Mentions: The brain regions which showed greater activation during ABM compared with other condition, namely, rest, semantic memory, and number counting are shown in Fig. (1). The brain regions which showed less activation during ABM, semantic memory, and number counting, relative to rest, are shown in Fig. (2). In order to visualize which parts of greater activation and less activation during ABM relative to rest overlapped with the DMN, they were shown simultaneously with the regions which showed less activation during semantic memory and number counting relative to rest. These maps are shown in Fig. (3), where the overlap between greater activation during ABM (ABM > rest) and less activation during semantic memory (semantic memory < rest) or number counting (number counting < rest) are shown in yellow color, and the overlap between less activation during ABM (ABM < rest) and less activation during semantic memory or number counting are shown in light blue. There was a high level of overlap between greater activation during ABM and less activation during number counting; extensive areas including bilateral posterior cingulate gyrus, left dorsal premotor area, left ventromedial PFC, left hippocampal region, left inferior parietal lobule, left middle temporal gyrus, and left inferior frontal gyrus showed greater activation during ABM and less activation during number counting (Fig. 3, Table 1b). However, there was a relatively little overlap between greater activation during ABM and less activation during semantic memory; bilateral posterior cingulate gyri, left precuneus, left ventrolateral PFC, and left inferior parietal lobule showed greater activation during ABM and less activation during semantic memory (Fig. 3, Table 1a). This is consistent with our prediction that less activation during semantic memory will reveal a limited part of the DMN, since semantic memory is related to a certain level of personal relevance. A sizable portion of the less activation during ABM overlapped with less activation during both semantic memory and number counting; extensive brain regions including bilateral paracentral lobules extending to the anterior part of the precuneus, bilateral inferior parietal lobules, bilateral posterior insula extending to the superior temporal gyri, right premotor area, right ventrolateral PFC, and right frontopolar cortex showed less activation during ABM, semantic memory, and number counting (Fig. 3, Table 2a, b). In particular, a large cluster including precuneus and paracentral lobule with a right side dominance was found in the medial parietal region (8068 voxels for ABM < rest & semantic memory < rest, 8078 voxels for ABM < rest & number counting < rest), and it situated dorsally to the cluster in the medial parietal area which showed the overlap between greater activation during ABM and less activation during semantic memory or number counting (Fig. 3).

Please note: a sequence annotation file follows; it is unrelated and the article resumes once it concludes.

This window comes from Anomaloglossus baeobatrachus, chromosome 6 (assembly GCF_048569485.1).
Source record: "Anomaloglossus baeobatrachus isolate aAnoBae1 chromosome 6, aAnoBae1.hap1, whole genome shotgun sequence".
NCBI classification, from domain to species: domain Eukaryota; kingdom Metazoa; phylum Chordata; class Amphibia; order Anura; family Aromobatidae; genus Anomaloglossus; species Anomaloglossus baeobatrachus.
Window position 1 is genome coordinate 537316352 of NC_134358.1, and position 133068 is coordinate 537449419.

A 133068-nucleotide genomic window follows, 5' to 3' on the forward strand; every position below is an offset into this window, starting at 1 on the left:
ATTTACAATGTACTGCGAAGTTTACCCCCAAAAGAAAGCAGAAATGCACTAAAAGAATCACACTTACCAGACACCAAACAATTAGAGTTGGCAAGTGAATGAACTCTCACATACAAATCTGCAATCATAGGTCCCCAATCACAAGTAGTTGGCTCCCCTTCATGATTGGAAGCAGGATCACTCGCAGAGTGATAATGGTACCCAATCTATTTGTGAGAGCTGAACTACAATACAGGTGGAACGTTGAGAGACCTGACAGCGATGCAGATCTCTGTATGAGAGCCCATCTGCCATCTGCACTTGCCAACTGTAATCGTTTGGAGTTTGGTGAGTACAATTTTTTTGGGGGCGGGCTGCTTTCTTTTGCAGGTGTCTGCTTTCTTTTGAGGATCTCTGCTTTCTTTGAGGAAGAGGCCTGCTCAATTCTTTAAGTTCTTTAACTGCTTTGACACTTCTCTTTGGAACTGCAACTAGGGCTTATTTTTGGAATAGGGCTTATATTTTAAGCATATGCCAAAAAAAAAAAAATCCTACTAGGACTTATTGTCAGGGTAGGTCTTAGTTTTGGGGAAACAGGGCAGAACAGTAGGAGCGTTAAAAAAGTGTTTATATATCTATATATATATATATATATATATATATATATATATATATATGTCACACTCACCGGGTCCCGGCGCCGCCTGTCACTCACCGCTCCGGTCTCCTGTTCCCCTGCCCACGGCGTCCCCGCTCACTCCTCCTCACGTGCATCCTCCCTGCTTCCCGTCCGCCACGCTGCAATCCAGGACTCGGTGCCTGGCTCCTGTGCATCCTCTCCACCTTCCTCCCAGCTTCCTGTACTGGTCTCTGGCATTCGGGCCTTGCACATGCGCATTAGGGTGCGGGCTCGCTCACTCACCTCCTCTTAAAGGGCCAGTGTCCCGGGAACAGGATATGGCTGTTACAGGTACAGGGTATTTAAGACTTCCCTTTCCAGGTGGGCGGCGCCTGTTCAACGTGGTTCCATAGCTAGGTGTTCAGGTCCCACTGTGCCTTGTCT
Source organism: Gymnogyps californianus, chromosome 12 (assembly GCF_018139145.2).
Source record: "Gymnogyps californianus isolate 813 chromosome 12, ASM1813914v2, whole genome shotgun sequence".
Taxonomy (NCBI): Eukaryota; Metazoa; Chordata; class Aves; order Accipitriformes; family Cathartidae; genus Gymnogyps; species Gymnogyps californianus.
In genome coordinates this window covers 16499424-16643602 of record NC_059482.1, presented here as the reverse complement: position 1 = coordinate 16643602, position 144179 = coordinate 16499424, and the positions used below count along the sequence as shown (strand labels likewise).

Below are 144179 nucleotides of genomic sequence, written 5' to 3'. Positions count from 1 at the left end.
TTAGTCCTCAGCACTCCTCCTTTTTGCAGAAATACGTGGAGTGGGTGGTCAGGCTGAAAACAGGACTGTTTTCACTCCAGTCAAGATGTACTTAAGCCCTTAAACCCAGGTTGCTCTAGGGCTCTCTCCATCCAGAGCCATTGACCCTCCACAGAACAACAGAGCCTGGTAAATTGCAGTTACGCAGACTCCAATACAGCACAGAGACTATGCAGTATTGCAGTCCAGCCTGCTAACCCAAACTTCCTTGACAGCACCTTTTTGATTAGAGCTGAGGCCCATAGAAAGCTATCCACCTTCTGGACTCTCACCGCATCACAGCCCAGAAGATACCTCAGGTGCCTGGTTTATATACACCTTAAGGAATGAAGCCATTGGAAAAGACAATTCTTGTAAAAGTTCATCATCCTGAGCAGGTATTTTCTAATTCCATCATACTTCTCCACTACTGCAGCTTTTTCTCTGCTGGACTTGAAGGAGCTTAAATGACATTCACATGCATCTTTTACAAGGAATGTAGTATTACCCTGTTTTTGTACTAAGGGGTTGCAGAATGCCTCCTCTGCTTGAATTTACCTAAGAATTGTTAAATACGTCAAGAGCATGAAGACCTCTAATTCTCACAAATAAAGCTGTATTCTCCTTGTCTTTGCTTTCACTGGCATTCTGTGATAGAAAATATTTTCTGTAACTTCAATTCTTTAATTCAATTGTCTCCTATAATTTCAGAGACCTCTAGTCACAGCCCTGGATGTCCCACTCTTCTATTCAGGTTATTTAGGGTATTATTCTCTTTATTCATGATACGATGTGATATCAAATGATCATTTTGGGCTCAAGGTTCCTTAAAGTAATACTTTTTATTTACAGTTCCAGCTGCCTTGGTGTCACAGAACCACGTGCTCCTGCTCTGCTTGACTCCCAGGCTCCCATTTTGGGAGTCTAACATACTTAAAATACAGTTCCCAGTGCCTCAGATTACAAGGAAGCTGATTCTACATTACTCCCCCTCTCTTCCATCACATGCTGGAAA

Bottom Line: We delineated the overlap between the regions that showed less activation during semantic memory and number counting relative to rest, which correspond to the DMN, and the areas that showed greater or less activation during ABM relative to rest.ABM-specific activation was defined as the overlap between the contrast of ABM versus rest and the contrast of ABM versus semantic memory.ABM-specific activation was observed in the left-lateralized brain regions and most of them fell within the DMN.

View Article: PubMed Central - PubMed

Affiliation: Department of Neurology, Rakuwakai-Otowa Hospital, Otowachinjicho 2, Yamashina-ku, Kyoto 607-8062, Japan.

ABSTRACT
Recent neuroimaging studies have suggested that brain regions activated during retrieval of autobiographical memory (ABM) overlap with the default mode network (DMN), which shows greater activation during rest than cognitively demanding tasks and is considered to be involved in self-referential processing. However, detailed overlap and segregation between ABM and DMN remain unclear. This fMRI study focuses first on revealing components of the DMN which are related to ABM and those which are unrelated to ABM, and second on extracting the neural bases which are specifically devoted to ABM. Brain activities relative to rest during three tasks matched in task difficulty assessed by reaction time were investigated by fMRI; category cued recall from ABM, category cued recall from semantic memory, and number counting task. We delineated the overlap between the regions that showed less activation during semantic memory and number counting relative to rest, which correspond to the DMN, and the areas that showed greater or less activation during ABM relative to rest. ABM-specific activation was defined as the overlap between the contrast of ABM versus rest and the contrast of ABM versus semantic memory. The fMRI results showed that greater activation as well as less activation during ABM relative to rest overlapped considerably with the DMN, indicating that the DMN is segregated to the regions which are functionally related to ABM and the regions which are unrelated to ABM. ABM-specific activation was observed in the left-lateralized brain regions and most of them fell within the DMN.

No MeSH data available.